Daniel 6:10: Now when Daniel learned that the decree had been published, he went home to his upstairs room where the windows opened toward Jerusalem. Three times a day he got down on his knees and prayed, giving thanks to his God, just as he had done before.

       It looks as though Daniel was playing right into the hand of their wicked scheme. The Scripture shows these men went as a group and found Daniel praying and asking God for help.  So they went straight to the king with what I am sure they thought would result in the success of their wicked scheme.

       Daniel 6:12-"Did you not publish a decree that during the next thirty days anyone who prays to any god or man except to you, O king, would be thrown into the lions' den?"   The king answered, "The decree stands--in accordance with the laws of the Medes and Persians, which cannot be repealed." Then they said to the king, "Daniel, who is one of the exiles from Judah, pays no attention to you, O king, or to the decree you put in writing. He still prays three times a day."

       They probably thought they would be rid of Daniel once and for all.  However, when the king heard this, he was greatly distressed and he was determined to rescue Daniel.  He made every effort until sundown to save him.  The king was unto the scheme that was hatched by his jealous administrators.  The king now realized what they were up to. He realized he had been deceived by his administrators.  But the king had a problem.  The king was bound to the law of the Medes and Persians,

       Daniel 6:15-16: Then the men went as a group to the king and said to him, "Remember, O king, that according to the law of the Medes and Persians no decree or edict that the king issues can be changed." So the king gave the order, and they brought Daniel and threw him into the lions' den. The king said to Daniel, "May your God, whom you serve continually, rescue you!"

       We all know the rest of the story.  The scheme failed.  God protected Daniel from the lions and all those responsible for the scheme to remove Daniel from power were themselves thrown into the lion's den along with their families.  The lions had a feast day after all.  

       So here we have a great example of hearts devising wicked schemes and feet that were quick to rush into evil. In this case the scheme was turned on its head and the evil that was directed toward an innocent man was redirected to the schemers.

       We have another great Biblical example of a heart devising wicked schemes leading to feet that are quick to rush into evil.  We have the interesting account of a scheme to exterminate all the Jews living in the Persian Empire during the reign of King Xerxes.

       King Xerxes had honored a man named Haman by elevating him and giving him a seat of honor higher than that of all the other nobles.  The king further commanded that all the royal officials at the king's gate kneel down and pay honor to Haman. Now a Jew by the name of Mordecai also served at the Kings gate but he would not kneel down or pay honor to Haman. We pick up the story in Esther, chapter three.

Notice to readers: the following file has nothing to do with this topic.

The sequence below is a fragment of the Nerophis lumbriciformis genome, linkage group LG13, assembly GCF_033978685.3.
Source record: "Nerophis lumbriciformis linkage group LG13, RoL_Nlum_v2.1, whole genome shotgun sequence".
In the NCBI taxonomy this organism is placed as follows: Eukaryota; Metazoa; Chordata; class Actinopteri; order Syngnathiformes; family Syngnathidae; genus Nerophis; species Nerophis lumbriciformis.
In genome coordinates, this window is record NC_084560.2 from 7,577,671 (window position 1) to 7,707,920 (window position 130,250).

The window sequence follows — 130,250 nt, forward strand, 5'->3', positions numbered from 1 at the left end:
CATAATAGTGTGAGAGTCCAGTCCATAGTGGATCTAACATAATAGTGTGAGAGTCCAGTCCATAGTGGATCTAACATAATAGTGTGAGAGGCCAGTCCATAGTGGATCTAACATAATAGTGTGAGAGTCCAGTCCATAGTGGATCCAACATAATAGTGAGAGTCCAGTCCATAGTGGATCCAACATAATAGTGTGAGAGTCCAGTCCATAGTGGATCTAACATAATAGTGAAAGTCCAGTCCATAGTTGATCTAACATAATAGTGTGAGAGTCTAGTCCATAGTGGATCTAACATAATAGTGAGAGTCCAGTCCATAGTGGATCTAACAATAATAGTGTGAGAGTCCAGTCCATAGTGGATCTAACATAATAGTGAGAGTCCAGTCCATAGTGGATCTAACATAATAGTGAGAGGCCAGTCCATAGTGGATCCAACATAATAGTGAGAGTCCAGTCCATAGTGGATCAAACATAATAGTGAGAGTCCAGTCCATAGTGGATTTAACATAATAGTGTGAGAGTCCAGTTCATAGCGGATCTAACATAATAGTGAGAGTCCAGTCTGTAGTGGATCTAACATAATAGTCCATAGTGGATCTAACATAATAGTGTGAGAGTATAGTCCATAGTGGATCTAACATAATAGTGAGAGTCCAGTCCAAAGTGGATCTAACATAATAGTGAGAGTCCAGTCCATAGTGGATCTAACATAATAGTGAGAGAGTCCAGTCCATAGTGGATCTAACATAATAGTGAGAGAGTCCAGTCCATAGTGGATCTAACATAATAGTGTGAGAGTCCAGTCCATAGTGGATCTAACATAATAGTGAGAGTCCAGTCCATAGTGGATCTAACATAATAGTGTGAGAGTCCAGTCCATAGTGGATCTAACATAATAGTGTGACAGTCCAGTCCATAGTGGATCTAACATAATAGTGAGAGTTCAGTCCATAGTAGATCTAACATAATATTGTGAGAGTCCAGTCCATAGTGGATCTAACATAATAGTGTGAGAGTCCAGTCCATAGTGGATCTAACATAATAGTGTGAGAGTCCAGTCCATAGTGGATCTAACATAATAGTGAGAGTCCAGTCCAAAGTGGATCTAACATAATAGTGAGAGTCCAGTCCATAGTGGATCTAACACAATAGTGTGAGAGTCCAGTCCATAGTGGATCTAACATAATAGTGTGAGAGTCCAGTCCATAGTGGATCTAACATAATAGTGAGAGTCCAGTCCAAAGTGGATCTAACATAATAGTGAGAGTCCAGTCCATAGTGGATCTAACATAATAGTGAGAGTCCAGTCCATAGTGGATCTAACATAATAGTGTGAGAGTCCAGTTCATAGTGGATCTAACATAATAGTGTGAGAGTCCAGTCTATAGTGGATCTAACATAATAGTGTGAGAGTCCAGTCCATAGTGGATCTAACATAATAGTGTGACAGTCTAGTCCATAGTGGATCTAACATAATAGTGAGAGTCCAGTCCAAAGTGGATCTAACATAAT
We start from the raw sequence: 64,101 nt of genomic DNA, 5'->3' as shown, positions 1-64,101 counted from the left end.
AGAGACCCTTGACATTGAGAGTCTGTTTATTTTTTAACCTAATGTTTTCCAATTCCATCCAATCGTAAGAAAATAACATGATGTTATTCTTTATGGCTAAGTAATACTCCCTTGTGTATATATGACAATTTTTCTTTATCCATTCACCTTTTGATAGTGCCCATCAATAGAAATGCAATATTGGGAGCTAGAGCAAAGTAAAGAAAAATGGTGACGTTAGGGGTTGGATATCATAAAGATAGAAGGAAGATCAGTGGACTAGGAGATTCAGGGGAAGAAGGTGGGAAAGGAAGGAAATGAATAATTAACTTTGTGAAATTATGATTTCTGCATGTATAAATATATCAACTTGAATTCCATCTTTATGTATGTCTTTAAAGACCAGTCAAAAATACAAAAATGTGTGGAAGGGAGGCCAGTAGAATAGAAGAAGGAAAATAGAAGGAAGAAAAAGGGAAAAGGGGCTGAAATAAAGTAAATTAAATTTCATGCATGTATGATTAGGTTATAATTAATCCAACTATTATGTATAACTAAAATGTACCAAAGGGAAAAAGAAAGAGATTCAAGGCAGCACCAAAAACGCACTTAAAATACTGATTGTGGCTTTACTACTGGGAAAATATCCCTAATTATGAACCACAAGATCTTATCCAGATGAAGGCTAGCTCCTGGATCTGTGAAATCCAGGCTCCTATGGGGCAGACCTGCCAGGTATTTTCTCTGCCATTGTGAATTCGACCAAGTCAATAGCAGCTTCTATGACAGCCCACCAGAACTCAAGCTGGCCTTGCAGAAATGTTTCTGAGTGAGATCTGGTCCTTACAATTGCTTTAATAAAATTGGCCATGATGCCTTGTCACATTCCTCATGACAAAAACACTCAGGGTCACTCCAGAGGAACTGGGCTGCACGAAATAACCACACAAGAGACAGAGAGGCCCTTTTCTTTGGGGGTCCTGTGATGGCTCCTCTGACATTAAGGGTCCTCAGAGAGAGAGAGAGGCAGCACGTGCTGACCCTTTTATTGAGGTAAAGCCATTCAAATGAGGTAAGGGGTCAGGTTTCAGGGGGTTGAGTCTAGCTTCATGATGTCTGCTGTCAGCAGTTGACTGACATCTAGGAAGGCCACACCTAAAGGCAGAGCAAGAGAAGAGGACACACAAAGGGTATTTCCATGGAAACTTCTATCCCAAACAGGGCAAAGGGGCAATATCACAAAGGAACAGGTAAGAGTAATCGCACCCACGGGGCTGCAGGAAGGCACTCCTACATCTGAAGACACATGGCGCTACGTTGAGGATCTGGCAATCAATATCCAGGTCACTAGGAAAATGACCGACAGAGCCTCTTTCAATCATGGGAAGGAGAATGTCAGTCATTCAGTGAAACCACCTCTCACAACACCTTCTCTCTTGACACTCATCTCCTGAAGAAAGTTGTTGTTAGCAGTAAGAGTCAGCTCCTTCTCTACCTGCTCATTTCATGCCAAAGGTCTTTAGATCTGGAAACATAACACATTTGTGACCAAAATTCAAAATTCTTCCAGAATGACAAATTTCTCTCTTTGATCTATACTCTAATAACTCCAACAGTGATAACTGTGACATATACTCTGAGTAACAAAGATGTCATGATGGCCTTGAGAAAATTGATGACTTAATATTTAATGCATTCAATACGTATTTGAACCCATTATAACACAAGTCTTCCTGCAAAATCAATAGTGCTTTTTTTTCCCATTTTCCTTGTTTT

Esther 3:-6:  Then the royal officials at the king's gate asked Mordecai, "Why do you disobey the king's command?" Day after day they spoke to him but he refused to comply. Therefore they told Haman about it to see whether Mordecai's behavior would be tolerated, for he had told them he was a Jew. When Haman saw that Mordecai would not kneel down or pay him honor, he was enraged. Yet having learned who Mordecai's people were, he scorned the idea of killing only Mordecai. Instead Haman looked for a way to destroy all Mordecai's people, the Jews, throughout the whole kingdom of Xerxes.

       As is often the case, the impetus behind a wicked scheme is somebody having their feelings hurt and so they want to punish those who are responsible for the hurt feelings.  In the case of Haman, he was so enraged that Mordecai wouldn’t bow down to him that he not only wanted to get rid of the Jew Mordecai but get rid of the entire Jewish population of Persia. So Haman devised a wicked scheme. 

       Esther 3:8-9: Then Haman said to King Xerxes, "There is a certain people dispersed and scattered among the peoples in all the provinces of your kingdom whose customs are different from those of all other people and who do not obey the king's laws; it is not in the king's best interest to tolerate them. If it pleases the king, let a decree be issued to destroy them, and I will put ten thousand talents of silver into the royal treasury for the men who carry out this business." 

       Well the king bought into this idea and approved the scheme.  The king even told Haman to keep the money for himself.  So dispatches were sent out by couriers to all the provinces in Xerxes kingdom with the order to destroy, kill and annihilate all the Jews including the young and old, women and little children.  The goods of the Jews were to be confiscated.  This decree was to be carried out on a single day, the thirteenth day of the twelfth month, the month of Adar.